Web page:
Human rights groups have branded David Cameron's clampdown on law firms pursuing "spurious" claims against Iraq veterans "ill-judged and inappropriate".
In a letter to the Prime Minister, seven organisations warned Mr Cameron not to interfere in the process of investigating allegations against British troops.
The groups acknowledged that many of the claims were "as yet unproven" but they were "extremely serious" and the investigation process should be allowed to run its course.
The Prime Minister has asked the National Security Council to draw up a plan to "stamp out" what he described as an "industry" trying to profit from servicemen through "spurious" claims.
Proposals for action include measures to curb the use of "no win, no fee" arrangements and accelerate the introduction of a 12-month residence test for eligibility for legal aid.
Law firms which are found to have abused the system could also face tougher penalties under the measures being considered.
In a joint letter Freedom from Torture, Human Rights Watch, the International Commission of Jurists, FIDH, Legal Action Worldwide, Redress and Rights Watch (UK) expressed their "serious concern" about statements by Mr Cameron and Defence Secretary Michael Fallon.
They said the Iraq Historical Allegations Team (Ihat) was investigating serious claims, including of war crimes, and should not come under political pressure.
"While many of these allegations are as yet unproven, they are extremely serious and surely require that you, the Ministry of Defence (MoD) and other parts of Government avoid any real or perceived interference with the investigative process," the groups told Mr Cameron.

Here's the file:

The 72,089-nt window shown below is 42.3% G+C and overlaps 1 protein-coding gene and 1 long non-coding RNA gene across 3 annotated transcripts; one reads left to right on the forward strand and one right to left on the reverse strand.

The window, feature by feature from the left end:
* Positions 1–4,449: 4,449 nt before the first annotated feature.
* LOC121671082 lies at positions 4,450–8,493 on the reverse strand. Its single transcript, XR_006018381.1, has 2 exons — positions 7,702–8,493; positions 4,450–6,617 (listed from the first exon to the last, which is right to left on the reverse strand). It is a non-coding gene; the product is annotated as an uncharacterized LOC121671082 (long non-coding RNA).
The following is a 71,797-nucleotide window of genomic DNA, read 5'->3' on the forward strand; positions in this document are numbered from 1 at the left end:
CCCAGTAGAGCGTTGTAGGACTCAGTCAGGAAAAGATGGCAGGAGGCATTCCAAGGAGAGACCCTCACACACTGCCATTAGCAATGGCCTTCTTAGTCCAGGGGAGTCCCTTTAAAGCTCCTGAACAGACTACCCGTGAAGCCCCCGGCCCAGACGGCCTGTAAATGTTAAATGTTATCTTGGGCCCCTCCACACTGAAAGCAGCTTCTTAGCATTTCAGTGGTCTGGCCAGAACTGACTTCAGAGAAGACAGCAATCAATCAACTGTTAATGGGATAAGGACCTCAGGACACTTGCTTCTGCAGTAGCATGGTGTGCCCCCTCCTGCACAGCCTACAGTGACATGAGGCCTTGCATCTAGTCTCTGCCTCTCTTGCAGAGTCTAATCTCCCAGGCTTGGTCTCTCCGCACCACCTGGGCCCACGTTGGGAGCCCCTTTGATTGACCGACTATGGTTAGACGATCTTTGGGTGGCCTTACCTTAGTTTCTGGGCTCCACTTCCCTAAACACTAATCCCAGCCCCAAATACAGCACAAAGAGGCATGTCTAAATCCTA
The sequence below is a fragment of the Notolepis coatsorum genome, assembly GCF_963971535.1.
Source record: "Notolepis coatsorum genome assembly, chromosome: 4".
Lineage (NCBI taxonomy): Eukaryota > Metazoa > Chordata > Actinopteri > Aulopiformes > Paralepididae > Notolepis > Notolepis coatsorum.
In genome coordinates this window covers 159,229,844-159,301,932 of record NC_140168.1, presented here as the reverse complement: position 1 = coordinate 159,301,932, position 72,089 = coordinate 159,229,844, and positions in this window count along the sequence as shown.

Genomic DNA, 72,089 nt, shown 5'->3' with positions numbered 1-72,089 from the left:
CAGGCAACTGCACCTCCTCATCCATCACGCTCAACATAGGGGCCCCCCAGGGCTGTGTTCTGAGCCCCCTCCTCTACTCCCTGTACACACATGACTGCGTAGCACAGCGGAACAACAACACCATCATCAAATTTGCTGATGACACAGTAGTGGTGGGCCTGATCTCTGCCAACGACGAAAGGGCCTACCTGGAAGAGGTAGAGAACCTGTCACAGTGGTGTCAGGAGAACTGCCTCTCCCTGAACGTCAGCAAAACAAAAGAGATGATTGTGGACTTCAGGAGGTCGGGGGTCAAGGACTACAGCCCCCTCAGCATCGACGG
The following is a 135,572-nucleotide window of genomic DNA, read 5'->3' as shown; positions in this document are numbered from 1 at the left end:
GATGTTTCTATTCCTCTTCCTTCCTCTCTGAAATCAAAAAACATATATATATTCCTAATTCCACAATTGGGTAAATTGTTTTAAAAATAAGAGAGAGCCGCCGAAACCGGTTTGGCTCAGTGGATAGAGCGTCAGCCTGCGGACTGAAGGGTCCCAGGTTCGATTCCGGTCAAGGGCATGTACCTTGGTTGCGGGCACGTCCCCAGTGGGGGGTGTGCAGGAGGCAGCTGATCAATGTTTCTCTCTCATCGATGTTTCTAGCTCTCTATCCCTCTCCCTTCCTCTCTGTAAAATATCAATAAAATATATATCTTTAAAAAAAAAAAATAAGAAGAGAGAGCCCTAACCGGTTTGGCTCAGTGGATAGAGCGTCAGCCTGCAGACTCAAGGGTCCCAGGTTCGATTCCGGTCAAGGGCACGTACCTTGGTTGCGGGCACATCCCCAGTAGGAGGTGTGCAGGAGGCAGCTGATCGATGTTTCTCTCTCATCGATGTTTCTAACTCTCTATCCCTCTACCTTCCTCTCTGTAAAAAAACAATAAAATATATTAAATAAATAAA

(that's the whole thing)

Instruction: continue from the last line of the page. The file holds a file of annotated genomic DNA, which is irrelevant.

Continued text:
"To say, as you did, that the 'National Security Council will draw up a plan to stamp out this industry' could be construed as an executive comment on the strength or weakness of any particular allegation."
The groups added that Mr Cameron's claims that service personnel were being "hounded" by lawyers over unfounded claims "ignores the fact that some very serious crimes involving the UK army in Iraq have been exposed, such as the killing of Baha Mousa".
Freedom from Torture's Sonya Sceats said: "It is deeply irresponsible for the Prime Minister and Defence Secretary to publicly denigrate allegations of torture and other serious allegations against British military personnel while formal investigations are still under way.
"Their statements risk torpedoing the Ihat process put in place by the Government itself to explore evidence that the British armed forces abused detainees in Iraq. The Ministry of Defence has already paid more than £20 million to settle 326 cases, a fact which speaks volumes about the gravity of these issues."